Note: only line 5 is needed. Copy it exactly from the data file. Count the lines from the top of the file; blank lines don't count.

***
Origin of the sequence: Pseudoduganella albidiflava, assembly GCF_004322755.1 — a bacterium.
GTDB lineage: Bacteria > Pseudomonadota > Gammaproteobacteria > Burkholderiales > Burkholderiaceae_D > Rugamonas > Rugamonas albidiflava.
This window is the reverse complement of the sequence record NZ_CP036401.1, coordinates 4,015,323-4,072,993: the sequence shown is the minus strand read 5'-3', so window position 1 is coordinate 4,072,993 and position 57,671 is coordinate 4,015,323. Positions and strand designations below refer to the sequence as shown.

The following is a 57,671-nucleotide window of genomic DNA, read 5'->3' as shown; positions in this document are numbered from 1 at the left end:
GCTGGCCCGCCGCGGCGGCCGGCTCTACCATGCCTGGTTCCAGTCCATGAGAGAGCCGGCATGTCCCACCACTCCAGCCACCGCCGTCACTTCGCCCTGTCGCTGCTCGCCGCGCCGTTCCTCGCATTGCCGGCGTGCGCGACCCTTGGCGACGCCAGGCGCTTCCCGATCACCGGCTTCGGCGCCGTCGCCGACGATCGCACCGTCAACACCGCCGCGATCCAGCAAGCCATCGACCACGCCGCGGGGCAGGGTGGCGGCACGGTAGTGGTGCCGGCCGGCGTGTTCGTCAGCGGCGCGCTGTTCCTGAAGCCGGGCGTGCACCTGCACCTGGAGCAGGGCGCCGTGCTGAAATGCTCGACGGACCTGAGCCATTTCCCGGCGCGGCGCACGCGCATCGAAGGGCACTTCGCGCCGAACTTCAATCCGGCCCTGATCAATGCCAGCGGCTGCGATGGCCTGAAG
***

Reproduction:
GCTGGCCCGCCGCGGCGGCCGGCTCTACCATGCCTGGTTCCAGTCCATGAGAGAGCCGGCATGTCCCACCACTCCAGCCACCGCCGTCACTTCGCCCTGTCGCTGCTCGCCGCGCCGTTCCTCGCATTGCCGGCGTGCGCGACCCTTGGCGACGCCAGGCGCTTCCCGATCACCGGCTTCGGCGCCGTCGCCGACGATCGCACCGTCAACACCGCCGCGATCCAGCAAGCCATCGACCACGCCGCGGGGCAGGGTGGCGGCACGGTAGTGGTGCCGGCCGGCGTGTTCGTCAGCGGCGCGCTGTTCCTGAAGCCGGGCGTGCACCTGCACCTGGAGCAGGGCGCCGTGCTGAAATGCTCGACGGACCTGAGCCATTTCCCGGCGCGGCGCACGCGCATCGAAGGGCACTTCGCGCCGAACTTCAATCCGGCCCTGATCAATGCCAGCGGCTGCGATGGCCTGAAG